Battle of Collioure

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Battle of Collioure
Part of the War of the Pyrenees
Plan de Collioure au 18e siècle.jpg
Map of Collioure in the 18th century
Date 20–23 December 1793
Location Collioure, Pyrénées Orientales, France
Result Spanish victory
Belligerents
 Spain France Republican France
Commanders and leaders
Spain Antonio Ricardos
Spain Gregorio Cuesta
France François Doppet
France Eustache d'Aoust
France Louis Delattre
Units involved
Army of Catalonia Army of the Eastern Pyrenees
Strength
8,000 5,000
Casualties and losses
300 4,000, 100 guns

The Battle of Collioure (20 – 23 December 1793) saw troops from the Kingdom of Spain attack a Republican French division during the War of the Pyrenees. The Spanish troops led by Gregorio García de la Cuesta were completely successful in ousting the French under Louis Pierre François Delattre from Collioure, Fort Saint-Elme and Port-Vendres. The contending sides were the Spanish Army of Catalonia commanded by Antonio Ricardos and the French Army of the Eastern Pyrenees led by François Amédée Doppet and Eustache Charles d'Aoust. In September 1793, the French successfully defended Perpignan from Spanish attack but December saw a series of French defeats. One of the French representatives on mission, Claude Dominique Côme Fabre was killed during the fighting at Collioure. Aoust and Delattre were arrested, condemned and executed by guillotine for the disaster.

Background

In the year 1793 the Army of the Eastern Pyrenees suffered from the attentions of overbearing representatives on mission. While these political agents exercised enormous powers over the military leaders, they probably abused their authority in this army more than in any other. Claude Dominique Côme Fabre called commanders-in-chief useless and wanted the rank done away with. His colleague Raymond Gaston declared, "I know neither generals nor special powers ... I alone should command here and I shall be obeyed."[1] Louis-Charles de Flers was appointed commander on 14 May 1793 and was dismissed on 6 August.[2] Flers was arrested and executed by guillotine on 22 July 1794.[3] Hilarion Paul Puget de Barbantane was commander from 7 August to 11 September.[2] Terrified by the maneuvers of Spanish commander Antonio Ricardos, he abandoned his army and fled to Narbonne where he resigned his command. Though thrown in prison, Barbantane managed to escape the Reign of Terror.[4] In the Battle of Peyrestortes on 17 September, the leaderless army scored a victory thanks to Generals Eustache Charles d'Aoust and Jacques Gilles Henri Goguet and Representative Joseph Cassanyes.[5]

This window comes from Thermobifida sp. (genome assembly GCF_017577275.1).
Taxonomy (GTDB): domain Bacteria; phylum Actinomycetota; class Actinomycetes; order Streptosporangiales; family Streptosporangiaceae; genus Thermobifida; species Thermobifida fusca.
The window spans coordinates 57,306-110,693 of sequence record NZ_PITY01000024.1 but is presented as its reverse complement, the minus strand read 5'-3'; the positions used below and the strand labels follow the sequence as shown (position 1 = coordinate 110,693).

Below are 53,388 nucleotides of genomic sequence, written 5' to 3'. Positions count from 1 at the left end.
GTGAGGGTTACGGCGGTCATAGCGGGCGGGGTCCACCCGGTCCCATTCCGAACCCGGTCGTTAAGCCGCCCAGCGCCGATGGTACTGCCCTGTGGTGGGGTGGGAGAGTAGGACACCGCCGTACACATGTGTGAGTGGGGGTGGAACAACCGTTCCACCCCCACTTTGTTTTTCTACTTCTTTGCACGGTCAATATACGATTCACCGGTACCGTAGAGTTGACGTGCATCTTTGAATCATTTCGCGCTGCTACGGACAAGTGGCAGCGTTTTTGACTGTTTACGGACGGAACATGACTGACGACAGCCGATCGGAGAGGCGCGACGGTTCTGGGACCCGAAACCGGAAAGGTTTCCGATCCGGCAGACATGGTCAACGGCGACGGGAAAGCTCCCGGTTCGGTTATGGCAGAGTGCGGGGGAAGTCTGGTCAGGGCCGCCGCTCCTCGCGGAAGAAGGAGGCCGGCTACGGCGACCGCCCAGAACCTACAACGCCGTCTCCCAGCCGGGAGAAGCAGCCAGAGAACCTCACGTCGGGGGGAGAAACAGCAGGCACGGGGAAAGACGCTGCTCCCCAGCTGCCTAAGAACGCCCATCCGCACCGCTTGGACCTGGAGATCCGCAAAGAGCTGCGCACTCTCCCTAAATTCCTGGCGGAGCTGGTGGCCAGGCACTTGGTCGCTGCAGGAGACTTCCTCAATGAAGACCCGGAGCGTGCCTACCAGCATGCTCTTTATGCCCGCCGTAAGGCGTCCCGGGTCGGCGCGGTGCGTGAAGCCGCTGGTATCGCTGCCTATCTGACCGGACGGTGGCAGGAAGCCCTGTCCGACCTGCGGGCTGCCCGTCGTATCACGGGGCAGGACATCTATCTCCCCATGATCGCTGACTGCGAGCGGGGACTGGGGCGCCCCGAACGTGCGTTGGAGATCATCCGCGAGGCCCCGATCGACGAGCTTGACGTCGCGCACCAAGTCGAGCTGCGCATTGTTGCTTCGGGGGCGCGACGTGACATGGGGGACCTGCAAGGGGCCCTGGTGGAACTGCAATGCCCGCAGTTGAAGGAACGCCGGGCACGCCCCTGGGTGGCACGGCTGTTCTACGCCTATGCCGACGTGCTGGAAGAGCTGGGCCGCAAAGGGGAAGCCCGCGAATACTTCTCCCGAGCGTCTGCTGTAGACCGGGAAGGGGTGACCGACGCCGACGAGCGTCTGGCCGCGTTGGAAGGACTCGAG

On 18 September Luc Siméon Auguste Dagobert was appointed commander.[2] Ricardos defeated Dagobert at the Battle of Truillas on 21 September, though the Spanish afterward retreated to the Tech River valley. After clashing with the representatives, Dagobert resigned and returned to his division in the Cerdagne. On 29 September the representatives chose Aoust as temporary commander. The new commander Louis Marie Turreau finally arrived on 11 October and was aghast at the way the representatives ordered around the generals. The representatives did not like Turreau and asked to the Minister of War to recall him. Because of a missed communication between the War Office and army headquarters, Turreau decided to allow Aoust to continue in acting command while he sat on the sidelines and wrote complaining letters to his political friends. Several unsuccessful attacks were made on the Spanish positions in October.[6]

Turreau's application for transfer finally came through and the representatives named Aoust temporary commander from 22 November.[7] François Amédée Doppet assumed command of the army on 28 November.[2] Doppet found the army in a terrible state, the men badly equipped and the horses and mules dying from lack of feed. The representatives practically ignored Doppet, issuing orders without informing him of the actions of his own units. On 6 December, Doppet received information that the Spanish planned to attack Villelongue-dels-Monts the next day and tried to warn the garrison. Paying no heed to their commander, the defenders set out to attack the Spanish. The result was a fiasco; the French were routed and the Spanish captured Villelongue.[7]

In order to break contact with the enemy and draw his army back into winter quarters, Doppet planned an attack on Villelongue. The representatives chose Aoust to lead the assault, which was launched on the evening of 18 December and was a success. Jean Lannes, Pierre Banel, Jean Joseph Guieu and Pierre Francois Sauret were involved in the fighting in which heavy losses were inflicted on the Portuguese garrison[8] and 15 guns were seized. On 20 December, Doppet became ill in the same epidemic that would sicken or kill 10,000 soldiers. He did not recover for two and a half months and was replaced by Aoust.[9]

Battle

Black and white print of a young man with sideburns in dark late 18th century military uniform. He faces to the viewer's left.